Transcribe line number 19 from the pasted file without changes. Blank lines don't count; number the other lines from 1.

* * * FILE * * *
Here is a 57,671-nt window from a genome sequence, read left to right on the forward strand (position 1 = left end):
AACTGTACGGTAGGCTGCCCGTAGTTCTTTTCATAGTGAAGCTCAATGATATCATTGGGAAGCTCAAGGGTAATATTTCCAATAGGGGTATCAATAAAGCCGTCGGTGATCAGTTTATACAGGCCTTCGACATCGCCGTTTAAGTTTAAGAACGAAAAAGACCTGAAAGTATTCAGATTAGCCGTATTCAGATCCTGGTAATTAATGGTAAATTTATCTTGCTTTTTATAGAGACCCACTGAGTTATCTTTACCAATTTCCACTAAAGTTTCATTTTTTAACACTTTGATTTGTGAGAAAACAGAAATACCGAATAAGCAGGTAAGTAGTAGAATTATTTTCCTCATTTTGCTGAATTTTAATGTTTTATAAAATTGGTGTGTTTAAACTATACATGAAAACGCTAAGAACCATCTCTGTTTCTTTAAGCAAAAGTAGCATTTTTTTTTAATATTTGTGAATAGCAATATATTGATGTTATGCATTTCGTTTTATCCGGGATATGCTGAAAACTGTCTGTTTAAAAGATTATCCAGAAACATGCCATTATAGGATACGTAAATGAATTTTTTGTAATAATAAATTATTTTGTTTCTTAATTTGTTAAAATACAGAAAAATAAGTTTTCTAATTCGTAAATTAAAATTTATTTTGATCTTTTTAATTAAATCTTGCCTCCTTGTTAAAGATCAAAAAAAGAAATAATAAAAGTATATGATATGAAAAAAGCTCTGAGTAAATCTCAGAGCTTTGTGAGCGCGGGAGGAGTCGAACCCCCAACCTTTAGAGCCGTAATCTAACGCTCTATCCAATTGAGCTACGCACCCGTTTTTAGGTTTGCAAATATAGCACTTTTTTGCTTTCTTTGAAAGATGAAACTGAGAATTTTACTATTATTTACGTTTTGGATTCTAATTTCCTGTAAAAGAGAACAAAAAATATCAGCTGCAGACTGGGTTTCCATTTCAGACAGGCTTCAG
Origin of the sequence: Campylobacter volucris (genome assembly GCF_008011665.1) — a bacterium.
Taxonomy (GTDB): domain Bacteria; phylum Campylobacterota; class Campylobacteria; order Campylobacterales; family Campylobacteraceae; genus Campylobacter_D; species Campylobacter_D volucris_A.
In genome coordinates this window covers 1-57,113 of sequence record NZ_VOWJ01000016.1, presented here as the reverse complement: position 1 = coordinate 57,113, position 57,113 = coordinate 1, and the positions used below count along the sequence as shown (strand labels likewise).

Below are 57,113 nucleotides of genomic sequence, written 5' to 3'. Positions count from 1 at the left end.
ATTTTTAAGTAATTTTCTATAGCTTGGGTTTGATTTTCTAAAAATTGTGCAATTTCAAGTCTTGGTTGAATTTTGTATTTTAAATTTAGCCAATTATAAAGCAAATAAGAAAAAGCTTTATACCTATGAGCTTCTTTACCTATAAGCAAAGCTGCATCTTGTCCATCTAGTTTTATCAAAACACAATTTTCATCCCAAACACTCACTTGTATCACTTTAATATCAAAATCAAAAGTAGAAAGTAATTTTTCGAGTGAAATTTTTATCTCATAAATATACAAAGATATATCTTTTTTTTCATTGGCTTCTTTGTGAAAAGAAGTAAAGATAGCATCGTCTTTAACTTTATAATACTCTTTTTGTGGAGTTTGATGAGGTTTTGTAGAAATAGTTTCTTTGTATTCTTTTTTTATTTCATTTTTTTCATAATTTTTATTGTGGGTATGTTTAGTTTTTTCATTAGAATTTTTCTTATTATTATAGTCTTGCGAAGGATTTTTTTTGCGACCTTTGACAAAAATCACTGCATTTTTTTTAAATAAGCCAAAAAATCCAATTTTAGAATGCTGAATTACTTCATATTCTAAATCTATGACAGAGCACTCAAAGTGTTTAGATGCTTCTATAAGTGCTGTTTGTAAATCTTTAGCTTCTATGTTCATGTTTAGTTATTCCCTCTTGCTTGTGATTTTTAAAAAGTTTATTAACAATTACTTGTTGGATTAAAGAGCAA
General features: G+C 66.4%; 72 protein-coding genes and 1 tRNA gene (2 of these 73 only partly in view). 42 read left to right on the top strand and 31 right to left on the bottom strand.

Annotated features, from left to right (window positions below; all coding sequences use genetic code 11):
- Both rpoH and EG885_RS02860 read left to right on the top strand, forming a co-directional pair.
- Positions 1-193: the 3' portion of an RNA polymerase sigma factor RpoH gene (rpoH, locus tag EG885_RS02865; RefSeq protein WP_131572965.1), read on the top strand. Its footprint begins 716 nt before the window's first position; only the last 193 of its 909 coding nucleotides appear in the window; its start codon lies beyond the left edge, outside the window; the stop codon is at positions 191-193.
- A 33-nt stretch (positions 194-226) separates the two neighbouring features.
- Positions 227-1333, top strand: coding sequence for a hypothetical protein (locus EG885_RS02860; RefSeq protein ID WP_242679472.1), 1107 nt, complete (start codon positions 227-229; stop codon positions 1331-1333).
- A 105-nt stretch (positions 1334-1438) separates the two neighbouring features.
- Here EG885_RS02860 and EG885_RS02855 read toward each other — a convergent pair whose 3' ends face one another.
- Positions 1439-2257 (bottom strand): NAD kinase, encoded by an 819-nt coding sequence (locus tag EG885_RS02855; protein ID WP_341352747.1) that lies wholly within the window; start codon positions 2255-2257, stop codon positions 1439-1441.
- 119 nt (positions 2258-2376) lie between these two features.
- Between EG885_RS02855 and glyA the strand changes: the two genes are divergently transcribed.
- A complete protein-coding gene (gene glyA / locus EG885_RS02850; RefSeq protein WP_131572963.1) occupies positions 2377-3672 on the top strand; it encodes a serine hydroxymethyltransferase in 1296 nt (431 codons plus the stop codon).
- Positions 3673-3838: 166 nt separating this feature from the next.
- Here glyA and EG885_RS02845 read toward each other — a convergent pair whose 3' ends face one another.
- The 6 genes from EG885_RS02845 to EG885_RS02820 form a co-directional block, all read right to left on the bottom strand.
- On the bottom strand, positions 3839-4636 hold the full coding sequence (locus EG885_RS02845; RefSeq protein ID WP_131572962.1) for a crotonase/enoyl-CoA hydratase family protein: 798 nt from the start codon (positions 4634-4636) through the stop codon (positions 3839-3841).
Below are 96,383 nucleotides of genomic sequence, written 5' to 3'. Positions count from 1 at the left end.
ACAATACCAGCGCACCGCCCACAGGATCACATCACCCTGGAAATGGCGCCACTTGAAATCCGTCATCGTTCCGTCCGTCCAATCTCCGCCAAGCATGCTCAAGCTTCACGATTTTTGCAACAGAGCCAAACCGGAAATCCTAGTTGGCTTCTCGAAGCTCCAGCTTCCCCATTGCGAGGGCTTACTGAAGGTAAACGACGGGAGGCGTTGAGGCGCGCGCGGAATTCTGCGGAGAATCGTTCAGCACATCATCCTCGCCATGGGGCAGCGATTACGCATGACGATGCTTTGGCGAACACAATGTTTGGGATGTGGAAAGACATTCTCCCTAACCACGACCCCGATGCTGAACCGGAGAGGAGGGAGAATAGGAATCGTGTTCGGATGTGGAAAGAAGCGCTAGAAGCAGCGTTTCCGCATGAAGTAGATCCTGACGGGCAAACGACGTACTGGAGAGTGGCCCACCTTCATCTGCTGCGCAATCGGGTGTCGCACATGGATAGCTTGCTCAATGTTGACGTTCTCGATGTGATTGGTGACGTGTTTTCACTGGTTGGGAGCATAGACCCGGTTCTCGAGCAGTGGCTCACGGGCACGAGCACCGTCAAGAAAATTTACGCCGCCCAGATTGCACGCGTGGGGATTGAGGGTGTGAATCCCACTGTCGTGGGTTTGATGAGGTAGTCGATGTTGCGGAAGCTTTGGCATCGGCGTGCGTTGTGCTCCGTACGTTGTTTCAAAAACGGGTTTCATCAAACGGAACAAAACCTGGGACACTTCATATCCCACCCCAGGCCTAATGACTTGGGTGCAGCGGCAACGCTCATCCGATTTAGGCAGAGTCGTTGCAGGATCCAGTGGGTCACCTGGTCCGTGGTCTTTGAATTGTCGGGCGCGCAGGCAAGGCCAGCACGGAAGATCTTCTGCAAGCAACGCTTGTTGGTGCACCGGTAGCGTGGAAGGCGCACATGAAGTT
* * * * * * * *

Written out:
- A complete protein-coding gene (gene glyA / locus EG885_RS02850; RefSeq protein WP_131572963.1) occupies positions 2377-3672 on the top strand; it encodes a serine hydroxymethyltransferase in 1296 nt (431 codons plus the stop codon).